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Super-Resolution Photothermal Patterning in Conductive Polymers Enabled by Thermally Activated Solubility.

  • Author(s): Jacobs, Ian E;
  • Bedolla-Valdez, Zaira I;
  • Rotondo, Brandon T;
  • Bilsky, David J;
  • Lewis, Ryan;
  • Ayala Oviedo, Alejandra N;
  • Gonel, Goktug;
  • Armitage, John;
  • Li, Jun;
  • Moulé, Adam J
  • et al.
Abstract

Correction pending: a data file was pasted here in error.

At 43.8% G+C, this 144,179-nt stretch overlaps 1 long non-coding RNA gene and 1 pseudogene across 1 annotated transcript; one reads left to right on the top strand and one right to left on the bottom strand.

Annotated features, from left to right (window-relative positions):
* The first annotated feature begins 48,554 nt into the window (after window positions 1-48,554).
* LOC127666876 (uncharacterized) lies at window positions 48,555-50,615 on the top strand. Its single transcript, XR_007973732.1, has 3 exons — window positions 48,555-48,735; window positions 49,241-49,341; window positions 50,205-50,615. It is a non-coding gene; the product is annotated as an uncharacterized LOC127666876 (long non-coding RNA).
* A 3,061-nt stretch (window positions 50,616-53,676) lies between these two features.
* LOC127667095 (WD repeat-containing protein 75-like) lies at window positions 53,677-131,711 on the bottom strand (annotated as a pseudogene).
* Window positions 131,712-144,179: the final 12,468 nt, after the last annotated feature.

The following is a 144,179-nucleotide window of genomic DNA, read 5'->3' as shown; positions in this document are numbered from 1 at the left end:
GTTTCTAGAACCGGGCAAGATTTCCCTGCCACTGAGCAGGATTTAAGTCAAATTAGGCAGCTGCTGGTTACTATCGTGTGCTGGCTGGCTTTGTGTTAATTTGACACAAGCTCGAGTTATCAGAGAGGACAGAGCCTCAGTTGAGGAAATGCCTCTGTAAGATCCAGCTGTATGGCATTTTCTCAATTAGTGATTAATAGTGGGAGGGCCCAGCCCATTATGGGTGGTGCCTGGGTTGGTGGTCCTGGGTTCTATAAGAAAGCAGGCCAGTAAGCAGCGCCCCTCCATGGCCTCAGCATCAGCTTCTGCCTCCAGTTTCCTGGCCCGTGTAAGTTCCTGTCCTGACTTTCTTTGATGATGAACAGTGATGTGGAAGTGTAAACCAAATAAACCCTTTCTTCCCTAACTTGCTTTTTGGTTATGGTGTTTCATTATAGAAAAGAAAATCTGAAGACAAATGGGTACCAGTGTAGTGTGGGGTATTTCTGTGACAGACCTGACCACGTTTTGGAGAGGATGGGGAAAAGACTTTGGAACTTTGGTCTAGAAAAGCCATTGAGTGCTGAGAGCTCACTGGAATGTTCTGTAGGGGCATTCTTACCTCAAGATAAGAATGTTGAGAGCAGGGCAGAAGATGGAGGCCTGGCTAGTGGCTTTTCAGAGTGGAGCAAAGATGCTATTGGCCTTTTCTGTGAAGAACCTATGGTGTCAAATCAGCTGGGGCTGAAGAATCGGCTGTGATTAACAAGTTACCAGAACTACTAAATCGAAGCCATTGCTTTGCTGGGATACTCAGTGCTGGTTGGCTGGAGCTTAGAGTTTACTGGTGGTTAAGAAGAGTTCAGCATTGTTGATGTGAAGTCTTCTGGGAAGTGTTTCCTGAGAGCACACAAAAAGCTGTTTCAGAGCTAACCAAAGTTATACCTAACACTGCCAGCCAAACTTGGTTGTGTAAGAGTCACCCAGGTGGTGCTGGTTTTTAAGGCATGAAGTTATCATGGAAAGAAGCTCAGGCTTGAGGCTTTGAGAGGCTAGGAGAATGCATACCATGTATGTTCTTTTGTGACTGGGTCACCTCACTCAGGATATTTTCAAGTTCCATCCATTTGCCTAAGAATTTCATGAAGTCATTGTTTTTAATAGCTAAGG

Doping-induced solubility control (DISC) patterning is a recently developed technique that uses the change in polymer solubility upon doping, along with an optical dedoping process, to achieve high-resolution optical patterning. DISC patterning can produce features smaller than predicted by the diffraction limit; however, no mechanism has been proposed to explain such high resolution. Here, we use diffraction to spatially modulate the light intensity and determine the dissolution rate, revealing a superlinear dependence on light intensity. This rate law is independent of wavelength, indicating that patterning resolution is not dominated by an optical dedoping reaction, as was previously proposed. Instead we show here that the optical patterning mechanism is primarily controlled by the thermal profile generated by the laser. To quantify this effect, the thermal profile and dissolution rate are modeled using a finite-element model and compared against patterned line cross sections as a function of wavelength, laser intensity, and dwell time. Our model reveals that although the laser-generated thermal profile is broadened considerably beyond the profile of the laser, the highly temperature dependent dissolution rate results in selective dissolution near the peak of the thermal profile. Therefore, the key factor in achieving super-resolution patterning is a strongly temperature dependent dissolution rate, a common feature of many polymers. In addition to suggesting several routes to improved resolution, our model also demonstrates that doping is not required for optical patterning of conjugated polymers, as was previously believed. Instead, we demonstrate that superlinear resolution optical patterning should be attainable in any conjugated polymer simply by tuning the solvent quality during patterning, thus extending the applicability of our method to a wide class of materials. We demonstrate the generality of photothermal patterning by writing sub-400 nm features into undoped PffBT4T-2OD.

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